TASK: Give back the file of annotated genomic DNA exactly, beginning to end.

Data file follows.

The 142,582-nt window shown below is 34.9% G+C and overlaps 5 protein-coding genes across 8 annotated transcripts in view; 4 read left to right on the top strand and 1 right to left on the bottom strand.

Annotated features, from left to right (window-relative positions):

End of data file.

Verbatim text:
The 142,582-nt window shown below is 34.9% G+C and overlaps 5 protein-coding genes across 8 annotated transcripts in view; 4 read left to right on the top strand and 1 right to left on the bottom strand.

Annotated features, from left to right (window-relative positions):